By SANDRA E. GARCIA. OCTOBER 29, 2015 SANTO DOMINGO, Dominican Republic — On any given weekday morning, children in the capital pile one behind the other on motoconchos, or motorcycle taxis, their pale-blue school uniforms zipping by buses, trucks and cars, ponytails blowing in the wind.
Ruben Chery, 33, a barber in a neighborhood called Little Haiti, remembers going to public school like other Dominican-born children. He remembers the excitement of waking up and heading out to class. But most of all, like a sharp slap, he remembers the bitter moment when his seventh-grade teacher told him that he could not continue his education, that he would never move on to high school.
“I didn’t have any identifying documents; I could not finish my high school education,” Mr. Chery said. “I am stuck in the seventh grade forever.”
For years, going to high school in the Dominican Republic required proof of citizenship, an obstacle that tens of thousands of people of Haitian descent — even many who were born here, like Mr. Chery — have struggled their entire lives to overcome and even passed on to their children.
Obtaining that proof can be nearly impossible, the legacy of a bureaucracy that academics say has long sought to block the children of Haitian migrants from gaining an official foothold in the country.
Haitian migrants have had trouble getting birth certificates for the children they have had in this country for generations. Then, when those Dominican-born children grow old enough to have families of their own, they have no documentation to prove their nationality, either.
“This perpetuates the cycle of a second-class population or lower-class population in the country,” said B. Shaw Drake, a co-author of a book called “Left Behind: How Statelessness in the Dominican Republic Limits Children’s Access to Education.”
By 2012, there were 48,000 students in the Dominican Republic’s education system at risk of not being able to attend high school because they lacked the proper identification, Mr. Drake estimates.
Haitians deported from the Dominican Republic were moved across the border by Dominican officials in Malpasse on Tuesday. The nation is deporting residents with no official papers.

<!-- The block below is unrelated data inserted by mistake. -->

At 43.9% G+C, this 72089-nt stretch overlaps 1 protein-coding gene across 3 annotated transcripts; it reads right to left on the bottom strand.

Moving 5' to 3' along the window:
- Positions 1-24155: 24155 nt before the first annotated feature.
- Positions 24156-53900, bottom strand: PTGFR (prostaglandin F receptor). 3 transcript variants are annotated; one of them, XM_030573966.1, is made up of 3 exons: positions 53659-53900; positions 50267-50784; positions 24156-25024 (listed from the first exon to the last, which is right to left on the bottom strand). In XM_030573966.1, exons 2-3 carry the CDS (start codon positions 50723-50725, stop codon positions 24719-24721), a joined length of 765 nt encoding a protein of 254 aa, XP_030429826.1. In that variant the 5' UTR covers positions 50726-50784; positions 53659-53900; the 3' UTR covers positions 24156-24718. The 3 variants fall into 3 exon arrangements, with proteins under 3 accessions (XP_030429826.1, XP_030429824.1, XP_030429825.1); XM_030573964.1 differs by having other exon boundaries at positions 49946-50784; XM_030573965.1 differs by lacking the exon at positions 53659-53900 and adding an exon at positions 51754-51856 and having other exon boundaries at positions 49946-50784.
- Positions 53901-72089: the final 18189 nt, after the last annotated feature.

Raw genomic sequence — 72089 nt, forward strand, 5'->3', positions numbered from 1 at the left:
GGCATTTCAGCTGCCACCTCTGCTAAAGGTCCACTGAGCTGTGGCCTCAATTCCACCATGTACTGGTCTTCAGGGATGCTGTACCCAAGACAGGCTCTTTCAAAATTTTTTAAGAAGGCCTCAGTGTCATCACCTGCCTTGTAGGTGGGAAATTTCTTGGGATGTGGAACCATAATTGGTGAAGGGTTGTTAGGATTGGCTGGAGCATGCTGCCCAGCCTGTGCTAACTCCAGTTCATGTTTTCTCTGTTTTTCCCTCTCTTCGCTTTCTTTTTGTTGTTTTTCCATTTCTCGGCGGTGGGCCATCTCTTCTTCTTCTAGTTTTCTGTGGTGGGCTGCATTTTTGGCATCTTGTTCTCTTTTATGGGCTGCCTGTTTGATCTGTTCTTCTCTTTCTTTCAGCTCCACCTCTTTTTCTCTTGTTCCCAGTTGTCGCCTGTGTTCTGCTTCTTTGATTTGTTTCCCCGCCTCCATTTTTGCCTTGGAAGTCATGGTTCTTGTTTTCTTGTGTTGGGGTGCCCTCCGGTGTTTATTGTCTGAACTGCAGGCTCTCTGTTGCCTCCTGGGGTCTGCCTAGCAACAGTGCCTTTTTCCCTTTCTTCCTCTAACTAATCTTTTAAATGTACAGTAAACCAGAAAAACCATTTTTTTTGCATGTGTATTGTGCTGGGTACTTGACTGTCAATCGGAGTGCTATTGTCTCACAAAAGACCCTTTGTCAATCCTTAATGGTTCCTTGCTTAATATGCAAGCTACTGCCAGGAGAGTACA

HECTOR RETAMAL / AGENCE FRANCE-PRESSE — GETTY IMAGES
Things are supposed to be different now.
The Ministry of Education says it sent memos in 2013 to all regional education directors, district directors and directors of education centers instructing them to allow all elementary and secondary school students to be enrolled, whether the children had identifying documents or not.
“Now we can assign a unique number to the students,” said Víctor Sánchez, vice minister of education. “With this number, we have a system and we can track the students allowing them to progress with their education.”
But Wade McMullen, who has studied these issues as managing attorney at Robert F. Kennedy Human Rights and has represented Dominicans affected by the denationalization policies, does not think that the issue can be solved by simply sending a memo.
Haitians outside the Ministry of Interior and Police waited to register with the Dominican government in Santo Domingo in June. Hundreds of thousands of Haitian migrants and Dominicans of Haitian descent faced the risk of deportation as a deadline for enforcement of a new immigration law approached.
RICARDO ROJAS / REUTERS
“What oftentimes happens is that the government will put out a memo, but won’t follow up to see if it is implemented,” Mr. McMullen said. “A memo is a great start, but it is not sufficient; they are going to need enforcement of that memo to counteract the systematic discrimination that has been entrenched in the Dominican Republic.”
Mr. Chery now worries whether his own daughter will hit the same roadblocks he did. His parents — Elviro Chery and Zoraida Felix — arrived in the Dominican Republic in 1960 as migrant workers in the sugar cane fields.